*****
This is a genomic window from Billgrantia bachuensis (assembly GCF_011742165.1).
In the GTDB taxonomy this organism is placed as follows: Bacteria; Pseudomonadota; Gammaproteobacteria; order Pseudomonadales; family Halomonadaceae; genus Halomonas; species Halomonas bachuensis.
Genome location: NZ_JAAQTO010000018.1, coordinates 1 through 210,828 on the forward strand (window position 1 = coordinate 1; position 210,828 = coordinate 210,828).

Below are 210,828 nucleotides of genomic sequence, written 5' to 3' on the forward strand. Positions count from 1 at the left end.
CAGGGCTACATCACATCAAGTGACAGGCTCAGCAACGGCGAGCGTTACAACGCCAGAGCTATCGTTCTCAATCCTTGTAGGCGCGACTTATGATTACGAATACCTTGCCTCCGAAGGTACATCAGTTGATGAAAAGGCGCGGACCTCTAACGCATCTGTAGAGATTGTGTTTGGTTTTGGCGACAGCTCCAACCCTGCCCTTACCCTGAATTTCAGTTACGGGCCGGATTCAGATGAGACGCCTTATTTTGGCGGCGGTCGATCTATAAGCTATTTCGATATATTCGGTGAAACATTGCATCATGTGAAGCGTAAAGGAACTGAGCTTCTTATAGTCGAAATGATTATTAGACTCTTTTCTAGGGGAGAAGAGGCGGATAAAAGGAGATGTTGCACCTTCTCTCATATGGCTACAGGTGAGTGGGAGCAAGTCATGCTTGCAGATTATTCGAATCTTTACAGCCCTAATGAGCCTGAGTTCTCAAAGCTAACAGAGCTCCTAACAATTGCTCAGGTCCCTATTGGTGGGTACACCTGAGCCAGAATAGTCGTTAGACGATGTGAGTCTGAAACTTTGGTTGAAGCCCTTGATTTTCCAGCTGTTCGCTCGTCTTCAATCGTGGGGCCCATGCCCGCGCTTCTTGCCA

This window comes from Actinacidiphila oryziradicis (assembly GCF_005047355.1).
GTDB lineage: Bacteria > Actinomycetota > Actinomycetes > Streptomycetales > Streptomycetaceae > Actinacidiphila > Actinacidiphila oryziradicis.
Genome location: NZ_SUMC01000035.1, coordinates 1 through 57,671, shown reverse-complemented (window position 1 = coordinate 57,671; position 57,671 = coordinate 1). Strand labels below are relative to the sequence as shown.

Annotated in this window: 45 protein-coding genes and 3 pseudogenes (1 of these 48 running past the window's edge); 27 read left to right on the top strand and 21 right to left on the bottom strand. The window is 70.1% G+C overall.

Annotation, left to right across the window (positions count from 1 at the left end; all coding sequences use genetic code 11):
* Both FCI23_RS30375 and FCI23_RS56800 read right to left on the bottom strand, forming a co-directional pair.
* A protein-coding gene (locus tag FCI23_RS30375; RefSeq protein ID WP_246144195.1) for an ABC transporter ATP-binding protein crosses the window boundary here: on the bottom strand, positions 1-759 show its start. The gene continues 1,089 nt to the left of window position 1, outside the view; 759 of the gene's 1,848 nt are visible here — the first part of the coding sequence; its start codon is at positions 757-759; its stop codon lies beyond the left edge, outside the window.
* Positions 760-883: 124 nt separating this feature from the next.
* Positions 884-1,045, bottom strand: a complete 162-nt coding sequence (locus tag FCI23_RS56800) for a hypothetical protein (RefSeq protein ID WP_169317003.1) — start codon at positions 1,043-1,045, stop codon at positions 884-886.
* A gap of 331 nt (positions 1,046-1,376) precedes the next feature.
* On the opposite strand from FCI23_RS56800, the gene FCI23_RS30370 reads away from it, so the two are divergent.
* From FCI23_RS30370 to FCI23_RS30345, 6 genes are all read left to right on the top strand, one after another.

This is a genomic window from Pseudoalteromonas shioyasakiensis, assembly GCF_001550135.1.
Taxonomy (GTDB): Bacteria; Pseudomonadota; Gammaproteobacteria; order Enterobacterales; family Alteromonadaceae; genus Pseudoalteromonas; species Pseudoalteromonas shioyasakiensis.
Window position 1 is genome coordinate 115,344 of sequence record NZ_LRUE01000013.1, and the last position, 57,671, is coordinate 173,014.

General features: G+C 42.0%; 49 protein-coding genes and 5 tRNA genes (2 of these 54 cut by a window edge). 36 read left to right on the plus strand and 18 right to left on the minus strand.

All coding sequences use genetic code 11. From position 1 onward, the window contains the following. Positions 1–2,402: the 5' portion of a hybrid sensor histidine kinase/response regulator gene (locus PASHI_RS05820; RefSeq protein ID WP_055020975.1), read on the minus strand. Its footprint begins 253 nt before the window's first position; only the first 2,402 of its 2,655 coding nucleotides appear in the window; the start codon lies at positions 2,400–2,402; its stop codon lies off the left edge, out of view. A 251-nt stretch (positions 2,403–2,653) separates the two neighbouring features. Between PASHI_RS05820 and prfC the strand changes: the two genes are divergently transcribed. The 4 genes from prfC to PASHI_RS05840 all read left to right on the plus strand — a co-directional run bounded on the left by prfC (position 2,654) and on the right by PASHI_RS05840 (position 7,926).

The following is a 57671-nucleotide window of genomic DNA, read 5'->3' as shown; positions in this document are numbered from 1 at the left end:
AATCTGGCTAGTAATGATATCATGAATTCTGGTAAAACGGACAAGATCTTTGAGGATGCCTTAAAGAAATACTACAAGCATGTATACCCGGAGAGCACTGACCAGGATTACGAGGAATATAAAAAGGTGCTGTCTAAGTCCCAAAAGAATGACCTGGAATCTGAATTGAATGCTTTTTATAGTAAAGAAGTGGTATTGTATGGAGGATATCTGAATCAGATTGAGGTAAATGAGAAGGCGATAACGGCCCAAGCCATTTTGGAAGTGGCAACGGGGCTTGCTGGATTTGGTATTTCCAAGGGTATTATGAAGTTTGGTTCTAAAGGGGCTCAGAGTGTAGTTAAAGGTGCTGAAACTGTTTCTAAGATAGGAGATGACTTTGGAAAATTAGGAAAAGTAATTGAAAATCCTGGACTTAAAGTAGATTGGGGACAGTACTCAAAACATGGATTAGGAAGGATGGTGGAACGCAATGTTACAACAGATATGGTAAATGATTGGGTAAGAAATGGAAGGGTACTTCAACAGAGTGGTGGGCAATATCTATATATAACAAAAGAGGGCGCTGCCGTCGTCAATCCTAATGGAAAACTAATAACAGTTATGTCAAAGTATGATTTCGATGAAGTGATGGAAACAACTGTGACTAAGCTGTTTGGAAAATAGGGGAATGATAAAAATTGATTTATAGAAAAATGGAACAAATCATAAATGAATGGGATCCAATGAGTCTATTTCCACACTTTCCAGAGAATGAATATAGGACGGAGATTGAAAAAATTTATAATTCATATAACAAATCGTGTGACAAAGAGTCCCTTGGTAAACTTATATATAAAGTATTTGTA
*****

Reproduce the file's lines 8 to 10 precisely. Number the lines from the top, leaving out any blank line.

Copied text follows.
Genome location: NZ_SUMC01000035.1, coordinates 1 through 57,671, shown reverse-complemented (window position 1 = coordinate 57,671; position 57,671 = coordinate 1). Strand labels below are relative to the sequence as shown.

Annotated in this window: 45 protein-coding genes and 3 pseudogenes (1 of these 48 running past the window's edge); 27 read left to right on the top strand and 21 right to left on the bottom strand. The window is 70.1% G+C overall.

Annotation, left to right across the window (positions count from 1 at the left end; all coding sequences use genetic code 11):